Christian Naus receives $1.5 million grant for Alzeimer’s research

November 27, 2014

Christian Naus, professor in UBC’s Department of Cellular and Physiological Sciences and 2013-2014 Peter Wall Distinguished Scholar in Residence, has just received $1.5 million from the British Columbia Alzheimer’s Research Award Program.

His project, Improving the neighbourhood for brain cells in Alzheimer’s disease, will identify unique new drugs which will not only directly target neurons but also enhance the astrocytes’ abilities to protect neurons that are vulnerable to degeneration in Alzheimer’s.

He says the connections he made as a Distinguished Scholar through the Peter Wall Institute helped him develop the proposal for this award.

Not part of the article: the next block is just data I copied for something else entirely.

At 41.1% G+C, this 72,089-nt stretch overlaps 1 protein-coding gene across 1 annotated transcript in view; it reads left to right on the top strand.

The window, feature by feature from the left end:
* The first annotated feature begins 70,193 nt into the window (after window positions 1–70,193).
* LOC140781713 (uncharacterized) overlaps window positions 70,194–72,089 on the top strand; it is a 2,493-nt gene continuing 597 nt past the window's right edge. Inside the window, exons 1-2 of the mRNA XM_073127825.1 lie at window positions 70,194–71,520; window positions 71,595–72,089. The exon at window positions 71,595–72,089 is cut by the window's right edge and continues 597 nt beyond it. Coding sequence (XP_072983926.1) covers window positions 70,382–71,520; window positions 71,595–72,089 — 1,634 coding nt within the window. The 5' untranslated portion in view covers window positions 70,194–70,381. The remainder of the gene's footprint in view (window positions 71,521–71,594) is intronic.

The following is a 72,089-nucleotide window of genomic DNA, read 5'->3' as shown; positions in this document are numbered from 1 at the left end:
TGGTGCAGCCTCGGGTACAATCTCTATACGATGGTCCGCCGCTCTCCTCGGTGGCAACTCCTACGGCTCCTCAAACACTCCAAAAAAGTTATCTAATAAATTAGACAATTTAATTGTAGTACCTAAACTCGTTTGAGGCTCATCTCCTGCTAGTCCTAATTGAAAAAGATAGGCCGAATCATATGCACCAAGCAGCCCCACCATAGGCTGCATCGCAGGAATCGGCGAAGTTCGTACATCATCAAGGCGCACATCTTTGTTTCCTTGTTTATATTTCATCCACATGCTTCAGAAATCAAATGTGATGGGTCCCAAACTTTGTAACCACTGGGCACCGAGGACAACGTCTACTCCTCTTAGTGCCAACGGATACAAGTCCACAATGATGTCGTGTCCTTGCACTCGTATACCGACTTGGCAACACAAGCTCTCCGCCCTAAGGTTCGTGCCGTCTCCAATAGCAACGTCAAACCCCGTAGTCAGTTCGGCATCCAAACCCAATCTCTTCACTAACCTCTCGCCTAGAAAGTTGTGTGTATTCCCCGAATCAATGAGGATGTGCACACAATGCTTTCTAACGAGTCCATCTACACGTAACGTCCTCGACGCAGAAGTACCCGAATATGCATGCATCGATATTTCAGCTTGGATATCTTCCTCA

“I was able to gather experts from around the world for the first Canadian Colloquium on Gap Junctions and Disease, as well as host Christian Giaume as a Peter Wall International Visiting Research Scholar from the Collège de France, who is an expert in targeting glial connexin channels for the treatment of neurological disease,” says Dr. Naus.

“These opportunities helped us develop the Brain Canada proposal on gap junction channels, which will now lead to new research and treatments for Alzeimer’s Disease in BC and Canada.”

Naus is among two other UBC researchers and three other SFU researchers, who together, have received $7.5 million in research funding towards Alzeimer’s. The Alzheimer’s Research Award Program is a collaboration between Brain Canada, the Michael Smith Foundation for Health Research (MSFHR), Genome British Columbia (Genome BC) and The Pacific Alzheimer Research Foundation (PARF).